When we moved into our house, our new laundry room had a laundry chute to nowhere! I never had a laundry chute so this was a new concept for me. I was so excited to use it, but the thought of all the clothes falling wherever gravity pulled them did not excite me.
I went on a hunt to find something that would catch the clothes and look nice at the same time and all my choices were either not appealing or expensive. A built-in cabinet that would be custom for the spot below the chute was so expensive and this was not a big area! From wall to window measured just 15 inches, but despite the small cabinet needed, it was still out of our budget. We had to make do with what we could afford so DIY was the only way!
Believe it or not, when you bring creative ideas to Menards or Lowes, they look at you like your head is spinning. Trust me it wasn’t! My idea was to put a ready made cabinet under the chute to catch the clothes which would hide the clothes until they were ready to be unloaded. Seemed simple enough. Of course it wouldn’t look as nice as a cabinet that was made for that purpose that would reach all the way up to the hole and I was ok with that.
A ready made unfinished oak cabinet that measures 12 W x 12 L x 30 H was only $36!! That’s more like it! Plus I love espresso wood stain and wanted to make the transition to that anyways. I bought one oak cabinet, a short piece of moulding for the top of the cabinet, sand paper, a brushed nickel knob, and some espresso stain and small can of polyurethane.
The cabinet is already unfinished so it is ready to stain. You can choose whatever stain you like. I’m just a huge fan of espresso. Start by doing a light sanding to smooth the finish. There shouldn’t be much sanding before you are ready to stain. Once it is stain ready, remove the door and use a clean cloth to apply your stain to the cabinet and door. You will need 2 coats of stain before you apply the polyurethane.
Wait until everything is dry and then drill a hole for the knob. A small drill bit the size of the screw is all you need to make the small hole. Put on the knob and then re-attach the door to the cabinet. The cabinet should already look drastically different than when you purchased it! The next step takes a little more muscle!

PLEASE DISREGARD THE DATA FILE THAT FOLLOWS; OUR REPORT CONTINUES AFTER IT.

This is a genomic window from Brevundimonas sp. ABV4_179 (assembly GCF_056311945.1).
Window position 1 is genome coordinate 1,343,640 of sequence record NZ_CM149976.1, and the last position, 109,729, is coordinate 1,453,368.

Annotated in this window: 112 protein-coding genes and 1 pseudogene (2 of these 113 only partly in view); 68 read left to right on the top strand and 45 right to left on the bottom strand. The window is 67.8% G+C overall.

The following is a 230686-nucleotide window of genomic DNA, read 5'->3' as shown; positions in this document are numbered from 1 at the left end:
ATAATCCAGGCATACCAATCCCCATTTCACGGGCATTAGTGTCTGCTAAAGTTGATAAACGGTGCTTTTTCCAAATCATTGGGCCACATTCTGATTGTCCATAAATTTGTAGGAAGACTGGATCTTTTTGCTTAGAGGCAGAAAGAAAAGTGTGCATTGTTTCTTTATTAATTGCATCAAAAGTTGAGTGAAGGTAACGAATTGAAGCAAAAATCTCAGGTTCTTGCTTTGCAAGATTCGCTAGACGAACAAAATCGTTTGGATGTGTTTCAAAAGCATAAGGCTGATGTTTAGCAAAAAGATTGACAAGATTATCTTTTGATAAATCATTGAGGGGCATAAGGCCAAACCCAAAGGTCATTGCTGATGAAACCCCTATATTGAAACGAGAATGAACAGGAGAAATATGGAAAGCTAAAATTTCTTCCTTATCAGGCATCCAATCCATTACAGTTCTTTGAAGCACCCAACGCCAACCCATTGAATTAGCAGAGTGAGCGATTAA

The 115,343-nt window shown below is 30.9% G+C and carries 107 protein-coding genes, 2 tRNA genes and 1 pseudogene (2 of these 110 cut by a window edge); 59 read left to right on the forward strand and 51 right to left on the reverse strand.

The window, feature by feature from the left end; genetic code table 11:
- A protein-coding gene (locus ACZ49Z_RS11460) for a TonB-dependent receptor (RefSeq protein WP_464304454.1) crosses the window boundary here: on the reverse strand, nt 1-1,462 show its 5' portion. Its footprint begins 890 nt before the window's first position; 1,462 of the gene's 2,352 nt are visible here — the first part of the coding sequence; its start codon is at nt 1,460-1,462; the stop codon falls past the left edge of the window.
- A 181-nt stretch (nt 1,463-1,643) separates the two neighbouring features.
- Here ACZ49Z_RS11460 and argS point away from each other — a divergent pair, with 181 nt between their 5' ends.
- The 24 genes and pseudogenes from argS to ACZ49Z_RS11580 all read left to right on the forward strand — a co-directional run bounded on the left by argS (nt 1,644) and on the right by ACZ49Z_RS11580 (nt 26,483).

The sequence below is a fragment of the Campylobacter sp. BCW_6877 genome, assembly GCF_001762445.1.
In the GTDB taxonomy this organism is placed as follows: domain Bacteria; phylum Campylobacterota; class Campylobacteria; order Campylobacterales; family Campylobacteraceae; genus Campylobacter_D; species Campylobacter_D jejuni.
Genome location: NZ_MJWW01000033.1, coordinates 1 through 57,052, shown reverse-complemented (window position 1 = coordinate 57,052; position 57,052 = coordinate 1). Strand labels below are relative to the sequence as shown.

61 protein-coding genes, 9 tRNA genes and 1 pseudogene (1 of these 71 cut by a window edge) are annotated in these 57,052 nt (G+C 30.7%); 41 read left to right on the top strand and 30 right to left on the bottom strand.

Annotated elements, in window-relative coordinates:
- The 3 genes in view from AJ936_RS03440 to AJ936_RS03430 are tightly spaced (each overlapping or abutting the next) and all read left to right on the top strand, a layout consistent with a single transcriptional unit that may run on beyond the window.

You will need to cut a hole in the top of the cabinet to allow for the clothes to drop into the cabinet. Use a jigsaw to cut off the top board and then sand the edges on the inside so there aren’t any sharp edges. We decided to take extra precaution and put some felt paper we had laying around the house and nailed it over the edges to make sure clothes don’t catch on it.
Our cabinet had to be flush against the wall so it would catch the clothes, but depending on your space, you can put your cabinet where it looks the best! Moulding is optional, but it is a way to make the ready made cabinet look custom. It’s pretty inexpensive, but can be a challenge to put on. You will need a nail gun and miter saw to cut the moulding. This cabinet only needs 2 small pieces of moulding cut at a 45 degree angle on each end to meet flush on the corner and flat sides to meet up with the wall.
Once it’s finished, attach the cabinet to the wall by screwing 3 inch bolts into the stud to get a stable grip on the wall. This will hold the amount of weight you need. If you haven’t attached the moulding, now is the time or just leave it be if it works for you the way it is.
And you’re finished!! Now there’s a useful, inexpensive cabinet to catch those dirty clothes, just don’t throw down wet clothes! If you want to build up with wood above the cabinet so it attaches over the chute hole in the ceiling, that’s completely up to you. At this point, I’m fine with the hole being exposed. And the after..